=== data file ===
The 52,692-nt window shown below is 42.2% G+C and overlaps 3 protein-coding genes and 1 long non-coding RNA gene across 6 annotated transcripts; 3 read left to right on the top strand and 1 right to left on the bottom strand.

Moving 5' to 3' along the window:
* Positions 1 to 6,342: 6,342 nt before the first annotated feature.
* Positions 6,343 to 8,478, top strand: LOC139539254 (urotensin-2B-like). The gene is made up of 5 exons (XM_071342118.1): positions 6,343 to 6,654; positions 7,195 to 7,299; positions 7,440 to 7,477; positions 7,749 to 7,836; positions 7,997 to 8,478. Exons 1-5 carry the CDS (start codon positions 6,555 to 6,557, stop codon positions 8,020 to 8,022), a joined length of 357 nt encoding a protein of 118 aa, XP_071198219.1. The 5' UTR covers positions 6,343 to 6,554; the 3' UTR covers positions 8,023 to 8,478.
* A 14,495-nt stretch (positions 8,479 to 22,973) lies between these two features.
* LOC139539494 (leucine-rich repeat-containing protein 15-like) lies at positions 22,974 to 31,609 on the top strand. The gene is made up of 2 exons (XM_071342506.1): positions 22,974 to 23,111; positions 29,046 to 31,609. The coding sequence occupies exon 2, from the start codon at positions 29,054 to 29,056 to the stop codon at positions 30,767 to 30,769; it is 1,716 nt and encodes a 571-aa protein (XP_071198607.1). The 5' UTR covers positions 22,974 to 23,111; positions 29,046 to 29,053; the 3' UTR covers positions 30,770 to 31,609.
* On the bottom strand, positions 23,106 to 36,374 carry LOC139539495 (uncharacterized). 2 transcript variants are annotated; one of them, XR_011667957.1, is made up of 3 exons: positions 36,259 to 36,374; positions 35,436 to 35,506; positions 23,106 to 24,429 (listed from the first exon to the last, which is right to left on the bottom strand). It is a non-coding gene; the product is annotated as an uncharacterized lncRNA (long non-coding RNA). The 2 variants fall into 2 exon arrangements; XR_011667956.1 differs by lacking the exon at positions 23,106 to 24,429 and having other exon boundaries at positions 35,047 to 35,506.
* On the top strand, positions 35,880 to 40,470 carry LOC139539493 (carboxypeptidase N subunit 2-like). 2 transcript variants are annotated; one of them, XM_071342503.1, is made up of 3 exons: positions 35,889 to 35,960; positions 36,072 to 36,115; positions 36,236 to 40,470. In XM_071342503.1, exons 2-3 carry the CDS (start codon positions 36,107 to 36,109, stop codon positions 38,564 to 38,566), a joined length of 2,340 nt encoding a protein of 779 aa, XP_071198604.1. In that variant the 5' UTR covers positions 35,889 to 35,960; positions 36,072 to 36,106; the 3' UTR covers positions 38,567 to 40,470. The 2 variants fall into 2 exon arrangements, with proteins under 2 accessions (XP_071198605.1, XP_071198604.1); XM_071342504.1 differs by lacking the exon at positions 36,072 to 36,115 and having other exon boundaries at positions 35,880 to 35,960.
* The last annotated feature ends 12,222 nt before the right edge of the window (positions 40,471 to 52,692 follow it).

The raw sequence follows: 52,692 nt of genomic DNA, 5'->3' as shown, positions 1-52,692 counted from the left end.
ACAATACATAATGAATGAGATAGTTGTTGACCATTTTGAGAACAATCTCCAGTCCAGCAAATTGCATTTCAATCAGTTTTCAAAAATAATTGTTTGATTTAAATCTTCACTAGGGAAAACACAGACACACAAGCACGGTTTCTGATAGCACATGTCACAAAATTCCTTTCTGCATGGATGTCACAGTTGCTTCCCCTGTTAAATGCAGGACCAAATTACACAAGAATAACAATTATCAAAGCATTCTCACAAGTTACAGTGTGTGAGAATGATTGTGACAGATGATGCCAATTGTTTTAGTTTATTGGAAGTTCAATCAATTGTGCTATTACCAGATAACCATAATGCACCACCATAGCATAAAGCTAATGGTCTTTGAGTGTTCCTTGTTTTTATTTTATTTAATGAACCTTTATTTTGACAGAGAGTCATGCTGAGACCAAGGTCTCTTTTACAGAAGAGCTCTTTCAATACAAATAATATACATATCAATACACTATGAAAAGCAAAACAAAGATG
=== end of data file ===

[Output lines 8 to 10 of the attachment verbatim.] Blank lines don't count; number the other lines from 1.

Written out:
* On the top strand, positions 35,880 to 40,470 carry LOC139539493 (carboxypeptidase N subunit 2-like). 2 transcript variants are annotated; one of them, XM_071342503.1, is made up of 3 exons: positions 35,889 to 35,960; positions 36,072 to 36,115; positions 36,236 to 40,470. In XM_071342503.1, exons 2-3 carry the CDS (start codon positions 36,107 to 36,109, stop codon positions 38,564 to 38,566), a joined length of 2,340 nt encoding a protein of 779 aa, XP_071198604.1. In that variant the 5' UTR covers positions 35,889 to 35,960; positions 36,072 to 36,106; the 3' UTR covers positions 38,567 to 40,470. The 2 variants fall into 2 exon arrangements, with proteins under 2 accessions (XP_071198605.1, XP_071198604.1); XM_071342504.1 differs by lacking the exon at positions 36,072 to 36,115 and having other exon boundaries at positions 35,880 to 35,960.
* The last annotated feature ends 12,222 nt before the right edge of the window (positions 40,471 to 52,692 follow it).

The raw sequence follows: 52,692 nt of genomic DNA, 5'->3' as shown, positions 1-52,692 counted from the left end.